Rebranding America Is Very On-Brand

4 minute read

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Ping-pong diplomacy broke the Cold War fever. In the United States, ping-pong policy followed, and more or less has set the course of what the nation stands for ever since. Today the United States is perhaps the most consistently evolving brand on the planet.

For better or for worse, a lot of the United States’ posture hinges on what party’s leader is sitting in the White House. Every four or eight years, the incoming administration resets America’s policy priorities. When Democrats are in power, foreign NGOs are allowed to discuss abortion. When Republicans are in power, recipients of U.S. dollars had better keep their clams shut. When Democrats have the keys, big, multilateral agreements are the order of the day. When Republicans have the reigns, buckle in for very targeted agreements.

Denizens of Washington are conditioned to this whiplash by the time the Inauguration scaffolding starts to go up on Capitol Hill. But rarely is it felt quite so acutely around the world as it is right now, as President Joe Biden starts to unravel the policies of former President Donald Trump. Biden’s long list of executive orders has returned the United States to a massive climate regime signed in Paris. He is letting foreign NGOs that receive U.S. money talk about abortion again. He has rejoined the World Health Organization, scrapped a ban on travel from majority-Muslim countries and pushed pause on deportations for those in the country illegally but don’t pose an immediate security risk.

It’s part of the beauty and the freak-show that is American democracy. Voters decide every four years who wields the nearly-unlimited executive power of the U.S. presidency. With the results usually contingent on a few thousand votes in a small group of states, America’s global footing hinges on how a handful of folks feel on a Tuesday in November. Whether or not America believes in rising sea levels pivots based on a few precincts in Pittsburgh. Access to abortion in Albania depends on whether the College Democrats in Athens, Ohio, can activate the list. Whether the wall in Juárez remains may depend on who walks the West Wing Colonnade in the morning.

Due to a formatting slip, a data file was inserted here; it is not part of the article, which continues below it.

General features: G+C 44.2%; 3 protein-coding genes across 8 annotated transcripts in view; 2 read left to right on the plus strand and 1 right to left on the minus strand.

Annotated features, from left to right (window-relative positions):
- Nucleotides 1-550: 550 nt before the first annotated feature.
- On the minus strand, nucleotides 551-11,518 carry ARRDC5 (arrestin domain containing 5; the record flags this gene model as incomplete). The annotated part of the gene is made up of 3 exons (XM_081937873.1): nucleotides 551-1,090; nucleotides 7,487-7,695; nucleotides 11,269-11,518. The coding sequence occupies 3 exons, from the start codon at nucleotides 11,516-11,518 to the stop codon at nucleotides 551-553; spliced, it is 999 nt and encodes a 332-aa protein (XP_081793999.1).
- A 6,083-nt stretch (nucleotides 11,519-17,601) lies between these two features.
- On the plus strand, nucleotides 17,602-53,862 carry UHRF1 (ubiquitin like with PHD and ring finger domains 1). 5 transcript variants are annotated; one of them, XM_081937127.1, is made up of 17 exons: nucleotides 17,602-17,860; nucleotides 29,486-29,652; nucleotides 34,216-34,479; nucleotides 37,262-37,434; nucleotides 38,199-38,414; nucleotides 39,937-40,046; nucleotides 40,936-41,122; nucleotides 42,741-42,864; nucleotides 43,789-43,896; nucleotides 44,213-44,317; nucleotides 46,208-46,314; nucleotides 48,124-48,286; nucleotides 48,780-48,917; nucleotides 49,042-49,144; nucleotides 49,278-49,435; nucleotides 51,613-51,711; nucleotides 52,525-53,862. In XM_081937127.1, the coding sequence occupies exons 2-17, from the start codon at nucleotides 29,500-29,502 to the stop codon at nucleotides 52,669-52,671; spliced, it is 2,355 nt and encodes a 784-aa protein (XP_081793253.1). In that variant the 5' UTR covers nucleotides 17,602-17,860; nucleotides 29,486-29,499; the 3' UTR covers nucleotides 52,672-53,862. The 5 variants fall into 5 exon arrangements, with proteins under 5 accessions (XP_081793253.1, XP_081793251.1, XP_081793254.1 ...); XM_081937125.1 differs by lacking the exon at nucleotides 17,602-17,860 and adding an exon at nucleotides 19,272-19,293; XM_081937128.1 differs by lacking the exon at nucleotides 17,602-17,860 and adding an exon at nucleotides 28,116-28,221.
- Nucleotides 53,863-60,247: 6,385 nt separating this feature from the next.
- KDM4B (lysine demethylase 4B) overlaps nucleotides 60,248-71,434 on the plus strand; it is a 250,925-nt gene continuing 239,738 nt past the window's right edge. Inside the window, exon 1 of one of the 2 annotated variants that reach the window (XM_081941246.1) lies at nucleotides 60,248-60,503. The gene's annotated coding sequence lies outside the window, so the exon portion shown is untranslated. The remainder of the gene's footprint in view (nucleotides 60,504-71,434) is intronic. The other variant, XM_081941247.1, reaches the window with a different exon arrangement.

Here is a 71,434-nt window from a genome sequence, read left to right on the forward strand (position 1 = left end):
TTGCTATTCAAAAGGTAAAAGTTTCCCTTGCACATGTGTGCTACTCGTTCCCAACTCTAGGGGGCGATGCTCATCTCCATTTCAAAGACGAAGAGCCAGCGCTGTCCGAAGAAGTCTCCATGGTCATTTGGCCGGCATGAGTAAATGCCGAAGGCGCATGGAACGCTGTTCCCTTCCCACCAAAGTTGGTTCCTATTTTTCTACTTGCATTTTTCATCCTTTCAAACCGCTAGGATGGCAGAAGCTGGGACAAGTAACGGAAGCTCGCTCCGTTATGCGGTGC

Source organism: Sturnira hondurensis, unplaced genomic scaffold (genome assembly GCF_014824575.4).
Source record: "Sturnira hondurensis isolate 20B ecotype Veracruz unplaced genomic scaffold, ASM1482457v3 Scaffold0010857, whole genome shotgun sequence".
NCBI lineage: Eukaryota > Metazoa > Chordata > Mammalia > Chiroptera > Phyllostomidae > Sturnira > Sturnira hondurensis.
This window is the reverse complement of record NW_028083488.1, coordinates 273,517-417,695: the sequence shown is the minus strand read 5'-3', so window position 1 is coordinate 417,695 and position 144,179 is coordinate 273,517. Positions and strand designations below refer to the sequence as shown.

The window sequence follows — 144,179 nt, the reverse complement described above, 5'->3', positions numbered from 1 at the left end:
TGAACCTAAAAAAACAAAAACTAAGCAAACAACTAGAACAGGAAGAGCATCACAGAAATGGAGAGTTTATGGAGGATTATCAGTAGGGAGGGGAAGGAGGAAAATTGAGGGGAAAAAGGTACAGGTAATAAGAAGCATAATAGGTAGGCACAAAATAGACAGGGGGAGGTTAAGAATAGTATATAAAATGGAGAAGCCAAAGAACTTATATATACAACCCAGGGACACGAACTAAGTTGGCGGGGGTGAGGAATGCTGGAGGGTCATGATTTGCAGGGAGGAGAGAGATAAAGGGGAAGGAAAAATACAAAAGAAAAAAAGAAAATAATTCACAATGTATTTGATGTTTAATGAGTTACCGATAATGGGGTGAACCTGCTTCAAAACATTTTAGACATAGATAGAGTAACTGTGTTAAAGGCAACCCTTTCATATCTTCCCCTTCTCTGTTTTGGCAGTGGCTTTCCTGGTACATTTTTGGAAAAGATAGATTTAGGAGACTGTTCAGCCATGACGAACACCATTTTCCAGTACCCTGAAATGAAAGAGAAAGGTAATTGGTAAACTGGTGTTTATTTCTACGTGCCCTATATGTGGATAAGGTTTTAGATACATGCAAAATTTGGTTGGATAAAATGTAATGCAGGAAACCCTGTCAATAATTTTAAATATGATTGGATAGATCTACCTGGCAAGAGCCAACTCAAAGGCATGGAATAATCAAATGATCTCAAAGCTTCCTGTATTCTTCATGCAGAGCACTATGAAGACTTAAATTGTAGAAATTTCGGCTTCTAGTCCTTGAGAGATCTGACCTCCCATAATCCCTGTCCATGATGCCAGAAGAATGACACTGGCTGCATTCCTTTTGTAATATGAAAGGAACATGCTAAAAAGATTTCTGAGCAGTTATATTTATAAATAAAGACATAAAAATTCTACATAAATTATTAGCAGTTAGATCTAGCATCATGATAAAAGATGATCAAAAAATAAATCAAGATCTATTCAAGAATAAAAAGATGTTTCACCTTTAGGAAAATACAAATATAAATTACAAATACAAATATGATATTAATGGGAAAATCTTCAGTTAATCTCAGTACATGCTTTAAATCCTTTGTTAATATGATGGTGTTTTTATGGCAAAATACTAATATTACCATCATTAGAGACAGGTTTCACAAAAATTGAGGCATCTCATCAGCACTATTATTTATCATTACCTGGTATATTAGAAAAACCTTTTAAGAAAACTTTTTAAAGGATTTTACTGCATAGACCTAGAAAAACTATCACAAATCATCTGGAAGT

So far, nine full days into office, Biden has signed 42 executive actions, most of them undoing steps taken by his predecessor. The pace is not unexpected for the early days in a presidency, but it’s a jarring reminder of just how much depends on who picks up a pen in the Oval Office. Four years ago, Donald Trump signed a slew of executive orders that unspooled moves by Barack Obama, who in his first weeks worked to reverse George W. Bush’s agenda. It’s entirely predictable, and an important reminder that America’s values are often based on one person’s actions.

It’s also a reminder that so much of what it means to be an American hinges on who U.S. voters send to Washington, especially the White House. As much as Americans want to believe there is a set standard about what Americanness is, it’s often a byproduct of a messy democratic process. Four years under Trump showed just how malleable it can be — indifference to Russian meddling, international isolationism on science, stern refusal on global trade. With Biden coming to power, it’s mostly a return to what came before Trump. But in four or eight or 12 years, it can just as easily go back. As we consider what America means, it’s worth remembering this: ping-pong can be fast, and unforgiving.

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